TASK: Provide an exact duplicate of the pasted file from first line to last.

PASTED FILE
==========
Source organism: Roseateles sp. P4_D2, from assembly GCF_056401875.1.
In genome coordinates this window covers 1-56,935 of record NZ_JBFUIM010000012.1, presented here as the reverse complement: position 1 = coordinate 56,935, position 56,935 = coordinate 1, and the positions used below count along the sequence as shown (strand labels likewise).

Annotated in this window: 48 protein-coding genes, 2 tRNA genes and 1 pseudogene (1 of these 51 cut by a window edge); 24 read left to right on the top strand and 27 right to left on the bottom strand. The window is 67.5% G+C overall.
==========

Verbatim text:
Source organism: Roseateles sp. P4_D2, from assembly GCF_056401875.1.
In genome coordinates this window covers 1-56,935 of record NZ_JBFUIM010000012.1, presented here as the reverse complement: position 1 = coordinate 56,935, position 56,935 = coordinate 1, and the positions used below count along the sequence as shown (strand labels likewise).

Annotated in this window: 48 protein-coding genes, 2 tRNA genes and 1 pseudogene (1 of these 51 cut by a window edge); 24 read left to right on the top strand and 27 right to left on the bottom strand. The window is 67.5% G+C overall.